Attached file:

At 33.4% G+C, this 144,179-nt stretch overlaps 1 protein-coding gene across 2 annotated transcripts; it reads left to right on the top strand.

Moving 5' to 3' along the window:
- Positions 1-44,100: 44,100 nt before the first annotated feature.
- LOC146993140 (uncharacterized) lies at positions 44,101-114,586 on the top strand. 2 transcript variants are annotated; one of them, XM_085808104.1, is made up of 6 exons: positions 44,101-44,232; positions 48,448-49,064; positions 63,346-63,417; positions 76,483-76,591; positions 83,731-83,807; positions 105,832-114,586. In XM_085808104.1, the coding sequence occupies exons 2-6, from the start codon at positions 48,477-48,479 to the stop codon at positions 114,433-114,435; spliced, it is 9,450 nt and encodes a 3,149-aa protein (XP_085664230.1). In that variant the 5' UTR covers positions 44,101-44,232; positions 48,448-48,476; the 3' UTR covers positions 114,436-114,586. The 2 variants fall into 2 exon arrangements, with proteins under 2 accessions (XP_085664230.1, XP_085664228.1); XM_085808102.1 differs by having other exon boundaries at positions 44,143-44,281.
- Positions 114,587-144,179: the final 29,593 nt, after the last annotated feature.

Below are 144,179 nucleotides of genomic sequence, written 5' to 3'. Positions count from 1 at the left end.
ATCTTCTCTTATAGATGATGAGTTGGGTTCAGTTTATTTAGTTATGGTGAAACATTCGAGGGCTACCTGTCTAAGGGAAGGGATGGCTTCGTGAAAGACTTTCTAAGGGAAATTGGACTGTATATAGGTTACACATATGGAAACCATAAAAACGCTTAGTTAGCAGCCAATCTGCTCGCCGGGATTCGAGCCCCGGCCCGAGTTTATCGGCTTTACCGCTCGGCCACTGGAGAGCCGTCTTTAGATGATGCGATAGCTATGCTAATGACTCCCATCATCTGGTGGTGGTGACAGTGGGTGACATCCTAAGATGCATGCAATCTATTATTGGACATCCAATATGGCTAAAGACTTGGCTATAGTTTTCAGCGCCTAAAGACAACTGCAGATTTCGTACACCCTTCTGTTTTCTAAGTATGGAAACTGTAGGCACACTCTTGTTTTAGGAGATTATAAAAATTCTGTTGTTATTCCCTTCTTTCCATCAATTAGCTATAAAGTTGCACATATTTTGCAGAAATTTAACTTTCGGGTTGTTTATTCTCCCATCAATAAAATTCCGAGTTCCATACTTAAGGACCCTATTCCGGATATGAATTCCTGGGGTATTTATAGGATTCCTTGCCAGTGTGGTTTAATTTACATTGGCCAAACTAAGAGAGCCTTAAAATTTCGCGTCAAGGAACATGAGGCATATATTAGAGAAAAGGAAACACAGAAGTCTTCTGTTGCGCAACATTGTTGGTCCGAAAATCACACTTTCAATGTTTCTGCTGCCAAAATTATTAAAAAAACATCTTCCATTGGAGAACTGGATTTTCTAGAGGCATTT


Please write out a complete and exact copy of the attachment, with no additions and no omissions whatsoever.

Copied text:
At 33.4% G+C, this 144,179-nt stretch overlaps 1 protein-coding gene across 2 annotated transcripts; it reads left to right on the top strand.

Moving 5' to 3' along the window:
- Positions 1-44,100: 44,100 nt before the first annotated feature.
- LOC146993140 (uncharacterized) lies at positions 44,101-114,586 on the top strand. 2 transcript variants are annotated; one of them, XM_085808104.1, is made up of 6 exons: positions 44,101-44,232; positions 48,448-49,064; positions 63,346-63,417; positions 76,483-76,591; positions 83,731-83,807; positions 105,832-114,586. In XM_085808104.1, the coding sequence occupies exons 2-6, from the start codon at positions 48,477-48,479 to the stop codon at positions 114,433-114,435; spliced, it is 9,450 nt and encodes a 3,149-aa protein (XP_085664230.1). In that variant the 5' UTR covers positions 44,101-44,232; positions 48,448-48,476; the 3' UTR covers positions 114,436-114,586. The 2 variants fall into 2 exon arrangements, with proteins under 2 accessions (XP_085664230.1, XP_085664228.1); XM_085808102.1 differs by having other exon boundaries at positions 44,143-44,281.
- Positions 114,587-144,179: the final 29,593 nt, after the last annotated feature.

Below are 144,179 nucleotides of genomic sequence, written 5' to 3'. Positions count from 1 at the left end.
ATCTTCTCTTATAGATGATGAGTTGGGTTCAGTTTATTTAGTTATGGTGAAACATTCGAGGGCTACCTGTCTAAGGGAAGGGATGGCTTCGTGAAAGACTTTCTAAGGGAAATTGGACTGTATATAGGTTACACATATGGAAACCATAAAAACGCTTAGTTAGCAGCCAATCTGCTCGCCGGGATTCGAGCCCCGGCCCGAGTTTATCGGCTTTACCGCTCGGCCACTGGAGAGCCGTCTTTAGATGATGCGATAGCTATGCTAATGACTCCCATCATCTGGTGGTGGTGACAGTGGGTGACATCCTAAGATGCATGCAATCTATTATTGGACATCCAATATGGCTAAAGACTTGGCTATAGTTTTCAGCGCCTAAAGACAACTGCAGATTTCGTACACCCTTCTGTTTTCTAAGTATGGAAACTGTAGGCACACTCTTGTTTTAGGAGATTATAAAAATTCTGTTGTTATTCCCTTCTTTCCATCAATTAGCTATAAAGTTGCACATATTTTGCAGAAATTTAACTTTCGGGTTGTTTATTCTCCCATCAATAAAATTCCGAGTTCCATACTTAAGGACCCTATTCCGGATATGAATTCCTGGGGTATTTATAGGATTCCTTGCCAGTGTGGTTTAATTTACATTGGCCAAACTAAGAGAGCCTTAAAATTTCGCGTCAAGGAACATGAGGCATATATTAGAGAAAAGGAAACACAGAAGTCTTCTGTTGCGCAACATTGTTGGTCCGAAAATCACACTTTCAATGTTTCTGCTGCCAAAATTATTAAAAAAACATCTTCCATTGGAGAACTGGATTTTCTAGAGGCATTT